Results were published in on-line edition of the Proceedings of the National Academy of Sciences during the week of Sept. 15 . Washington University collaborating institutions are the Pacific Northwest National Laboratory (PNNL), Saint Louis University School of Medicine and Purdue University. The project was funded by the Danforth Foundation at Washington University and the National Science Foundation, and is also part of a Membrane Biology EMSL Scientific Grand Challenge project at the W.R. Wiley Environmental Molecular Science Laboratory, sponsored by the U.S. Department of Energy's Office of Biological and Environmental Research program, located at PNNL.
The researchers found that the majority of proteins on the linear chromosome are hypothetical. But the gene cluster is a major find.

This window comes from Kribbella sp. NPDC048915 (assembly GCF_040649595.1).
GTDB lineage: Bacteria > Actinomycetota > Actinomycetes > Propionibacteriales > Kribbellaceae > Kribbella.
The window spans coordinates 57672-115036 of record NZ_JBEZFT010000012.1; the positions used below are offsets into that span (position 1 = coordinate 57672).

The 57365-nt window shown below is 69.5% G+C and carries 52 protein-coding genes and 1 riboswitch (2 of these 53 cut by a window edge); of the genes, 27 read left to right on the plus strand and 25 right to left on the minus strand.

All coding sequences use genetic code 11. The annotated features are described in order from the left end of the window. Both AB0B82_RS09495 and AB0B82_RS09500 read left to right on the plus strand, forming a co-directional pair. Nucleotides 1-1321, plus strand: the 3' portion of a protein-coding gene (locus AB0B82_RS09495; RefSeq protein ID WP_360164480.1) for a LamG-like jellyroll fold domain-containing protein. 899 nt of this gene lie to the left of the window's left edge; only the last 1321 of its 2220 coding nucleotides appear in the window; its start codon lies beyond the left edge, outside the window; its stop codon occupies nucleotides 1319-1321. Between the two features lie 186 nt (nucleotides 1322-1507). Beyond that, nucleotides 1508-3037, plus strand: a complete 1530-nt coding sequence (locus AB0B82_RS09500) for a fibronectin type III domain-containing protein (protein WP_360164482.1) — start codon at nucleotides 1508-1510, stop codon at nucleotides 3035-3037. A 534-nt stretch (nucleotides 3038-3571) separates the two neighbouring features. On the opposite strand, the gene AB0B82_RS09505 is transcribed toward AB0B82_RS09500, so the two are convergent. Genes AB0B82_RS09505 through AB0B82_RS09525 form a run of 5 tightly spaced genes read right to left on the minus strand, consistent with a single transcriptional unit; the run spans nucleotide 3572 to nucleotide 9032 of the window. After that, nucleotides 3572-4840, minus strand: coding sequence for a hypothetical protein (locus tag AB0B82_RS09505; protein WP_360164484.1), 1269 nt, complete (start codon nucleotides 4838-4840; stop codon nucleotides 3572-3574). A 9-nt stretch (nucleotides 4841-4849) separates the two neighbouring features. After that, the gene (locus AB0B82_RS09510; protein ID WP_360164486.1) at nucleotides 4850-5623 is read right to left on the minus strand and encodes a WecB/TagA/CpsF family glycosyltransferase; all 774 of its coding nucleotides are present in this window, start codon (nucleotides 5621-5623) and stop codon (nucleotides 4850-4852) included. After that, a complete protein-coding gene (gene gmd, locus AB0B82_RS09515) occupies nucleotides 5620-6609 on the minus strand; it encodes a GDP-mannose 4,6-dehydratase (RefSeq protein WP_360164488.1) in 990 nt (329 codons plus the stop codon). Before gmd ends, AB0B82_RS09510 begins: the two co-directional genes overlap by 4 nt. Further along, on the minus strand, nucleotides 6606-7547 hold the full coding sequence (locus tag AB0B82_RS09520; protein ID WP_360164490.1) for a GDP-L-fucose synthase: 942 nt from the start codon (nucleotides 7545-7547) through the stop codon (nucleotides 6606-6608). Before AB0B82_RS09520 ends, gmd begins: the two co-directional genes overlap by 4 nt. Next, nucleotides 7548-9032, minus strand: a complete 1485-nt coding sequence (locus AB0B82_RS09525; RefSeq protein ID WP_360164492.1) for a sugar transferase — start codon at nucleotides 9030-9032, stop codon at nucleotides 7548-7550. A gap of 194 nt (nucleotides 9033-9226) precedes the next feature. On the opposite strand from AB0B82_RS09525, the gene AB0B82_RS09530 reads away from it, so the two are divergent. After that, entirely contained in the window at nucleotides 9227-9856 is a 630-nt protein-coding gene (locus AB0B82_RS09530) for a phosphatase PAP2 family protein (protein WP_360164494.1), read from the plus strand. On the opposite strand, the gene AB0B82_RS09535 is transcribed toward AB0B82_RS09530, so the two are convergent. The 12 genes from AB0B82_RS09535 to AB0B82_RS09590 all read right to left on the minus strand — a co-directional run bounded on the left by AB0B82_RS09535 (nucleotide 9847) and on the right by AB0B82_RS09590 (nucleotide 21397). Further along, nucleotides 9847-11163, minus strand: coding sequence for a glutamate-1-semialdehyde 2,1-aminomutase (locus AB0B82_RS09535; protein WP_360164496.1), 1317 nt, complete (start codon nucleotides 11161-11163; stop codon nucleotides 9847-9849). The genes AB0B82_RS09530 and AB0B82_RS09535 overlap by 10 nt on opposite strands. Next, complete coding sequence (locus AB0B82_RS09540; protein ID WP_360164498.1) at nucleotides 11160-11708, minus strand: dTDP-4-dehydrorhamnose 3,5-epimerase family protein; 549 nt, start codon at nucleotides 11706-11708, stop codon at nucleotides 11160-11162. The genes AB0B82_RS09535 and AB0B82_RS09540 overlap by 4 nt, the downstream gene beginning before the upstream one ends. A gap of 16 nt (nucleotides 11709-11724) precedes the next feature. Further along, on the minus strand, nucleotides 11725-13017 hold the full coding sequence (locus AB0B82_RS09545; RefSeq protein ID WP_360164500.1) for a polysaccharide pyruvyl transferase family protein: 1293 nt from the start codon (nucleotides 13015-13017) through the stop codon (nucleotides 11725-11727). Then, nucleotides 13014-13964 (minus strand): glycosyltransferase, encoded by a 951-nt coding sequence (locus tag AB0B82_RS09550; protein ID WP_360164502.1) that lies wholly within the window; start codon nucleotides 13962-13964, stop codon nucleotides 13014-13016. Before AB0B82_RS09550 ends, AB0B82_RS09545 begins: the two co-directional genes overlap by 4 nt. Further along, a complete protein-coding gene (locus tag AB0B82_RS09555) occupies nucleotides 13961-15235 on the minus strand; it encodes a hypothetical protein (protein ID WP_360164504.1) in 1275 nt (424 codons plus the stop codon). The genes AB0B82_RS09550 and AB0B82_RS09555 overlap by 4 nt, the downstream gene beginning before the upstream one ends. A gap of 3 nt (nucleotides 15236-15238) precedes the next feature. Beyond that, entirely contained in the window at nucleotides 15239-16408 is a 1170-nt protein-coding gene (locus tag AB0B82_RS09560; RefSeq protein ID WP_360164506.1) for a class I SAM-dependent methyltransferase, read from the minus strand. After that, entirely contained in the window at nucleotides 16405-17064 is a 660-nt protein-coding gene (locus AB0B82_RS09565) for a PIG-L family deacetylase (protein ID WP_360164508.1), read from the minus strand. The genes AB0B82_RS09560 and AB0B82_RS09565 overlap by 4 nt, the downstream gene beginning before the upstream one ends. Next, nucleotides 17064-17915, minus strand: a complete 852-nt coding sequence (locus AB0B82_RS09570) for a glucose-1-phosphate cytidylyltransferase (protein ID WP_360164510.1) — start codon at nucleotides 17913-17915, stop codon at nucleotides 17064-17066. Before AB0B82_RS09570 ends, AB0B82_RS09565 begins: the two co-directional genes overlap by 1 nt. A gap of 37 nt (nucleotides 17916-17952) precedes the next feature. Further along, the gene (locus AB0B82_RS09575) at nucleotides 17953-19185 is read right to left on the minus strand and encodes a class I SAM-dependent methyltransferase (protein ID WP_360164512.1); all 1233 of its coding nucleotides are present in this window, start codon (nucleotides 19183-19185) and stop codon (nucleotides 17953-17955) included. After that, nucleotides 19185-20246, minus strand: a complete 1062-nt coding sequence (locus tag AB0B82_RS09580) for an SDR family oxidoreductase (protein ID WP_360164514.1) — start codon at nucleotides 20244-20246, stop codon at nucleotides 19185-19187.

"The linear chromosome contains the only gene copy for lactate dehydrogenase, which facilitates one of the organism's fermenting capabilities, "said Jana Stckel, Ph.D., WUSTL postdoctoral researcher who worked with Pakrasi and WUSTL postdoctoral researchers Michelle Liberton, Ph.D., and Eric Welsh, Ph.D.
"In conjunction with the proteomics group at Pacific Northwest National Laboratory, we've been able to show that many of the genes in the linear chromosome are in fact expressing proteins, " said Liberton. "It's not just a piece of DNA sitting there. Transcription and translation are happening."
Comparative genomics is the theme for the next round of Pakrasi's research. His laboratory has received a grant from the U.S. Department of Energy to sequence the genomes of six other Cyanothece organisms in a quest to find the best one to produce hydrogen.
"The goal is to find the hydrogen-producing workhorse of these seven, " Pakrasi said. "Work is ongoing, and I expect in a year or so we will learn a lot more. We wil
|Contact: Gayle Geren|
Washington University in St. Louis